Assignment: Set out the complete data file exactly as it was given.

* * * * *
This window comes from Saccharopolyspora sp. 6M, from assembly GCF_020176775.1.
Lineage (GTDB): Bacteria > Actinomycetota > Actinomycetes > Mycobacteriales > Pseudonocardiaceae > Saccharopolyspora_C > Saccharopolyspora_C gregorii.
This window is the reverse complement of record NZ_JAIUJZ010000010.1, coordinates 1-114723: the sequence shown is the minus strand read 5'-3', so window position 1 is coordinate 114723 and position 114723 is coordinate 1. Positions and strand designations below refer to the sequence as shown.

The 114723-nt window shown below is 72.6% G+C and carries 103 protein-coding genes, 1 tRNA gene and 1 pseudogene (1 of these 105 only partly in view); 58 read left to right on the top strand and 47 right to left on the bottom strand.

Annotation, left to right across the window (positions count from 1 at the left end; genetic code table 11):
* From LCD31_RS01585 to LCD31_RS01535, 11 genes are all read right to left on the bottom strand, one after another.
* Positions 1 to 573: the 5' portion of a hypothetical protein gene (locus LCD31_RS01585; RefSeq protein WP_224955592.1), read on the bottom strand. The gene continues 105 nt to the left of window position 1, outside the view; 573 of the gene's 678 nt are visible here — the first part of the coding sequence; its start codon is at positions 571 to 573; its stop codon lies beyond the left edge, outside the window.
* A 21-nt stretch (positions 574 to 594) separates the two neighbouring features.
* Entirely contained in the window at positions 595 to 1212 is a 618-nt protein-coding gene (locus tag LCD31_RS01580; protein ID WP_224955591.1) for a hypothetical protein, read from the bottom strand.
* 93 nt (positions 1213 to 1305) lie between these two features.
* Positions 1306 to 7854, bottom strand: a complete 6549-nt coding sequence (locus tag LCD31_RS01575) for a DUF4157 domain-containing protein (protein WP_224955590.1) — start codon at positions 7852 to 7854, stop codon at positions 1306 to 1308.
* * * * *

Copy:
This window comes from Saccharopolyspora sp. 6M, from assembly GCF_020176775.1.
Lineage (GTDB): Bacteria > Actinomycetota > Actinomycetes > Mycobacteriales > Pseudonocardiaceae > Saccharopolyspora_C > Saccharopolyspora_C gregorii.
This window is the reverse complement of record NZ_JAIUJZ010000010.1, coordinates 1-114723: the sequence shown is the minus strand read 5'-3', so window position 1 is coordinate 114723 and position 114723 is coordinate 1. Positions and strand designations below refer to the sequence as shown.

The 114723-nt window shown below is 72.6% G+C and carries 103 protein-coding genes, 1 tRNA gene and 1 pseudogene (1 of these 105 only partly in view); 58 read left to right on the top strand and 47 right to left on the bottom strand.

Annotation, left to right across the window (positions count from 1 at the left end; genetic code table 11):
* From LCD31_RS01585 to LCD31_RS01535, 11 genes are all read right to left on the bottom strand, one after another.
* Positions 1 to 573: the 5' portion of a hypothetical protein gene (locus LCD31_RS01585; RefSeq protein WP_224955592.1), read on the bottom strand. The gene continues 105 nt to the left of window position 1, outside the view; 573 of the gene's 678 nt are visible here — the first part of the coding sequence; its start codon is at positions 571 to 573; its stop codon lies beyond the left edge, outside the window.
* A 21-nt stretch (positions 574 to 594) separates the two neighbouring features.
* Entirely contained in the window at positions 595 to 1212 is a 618-nt protein-coding gene (locus tag LCD31_RS01580; protein ID WP_224955591.1) for a hypothetical protein, read from the bottom strand.
* 93 nt (positions 1213 to 1305) lie between these two features.
* Positions 1306 to 7854, bottom strand: a complete 6549-nt coding sequence (locus tag LCD31_RS01575) for a DUF4157 domain-containing protein (protein WP_224955590.1) — start codon at positions 7852 to 7854, stop codon at positions 1306 to 1308.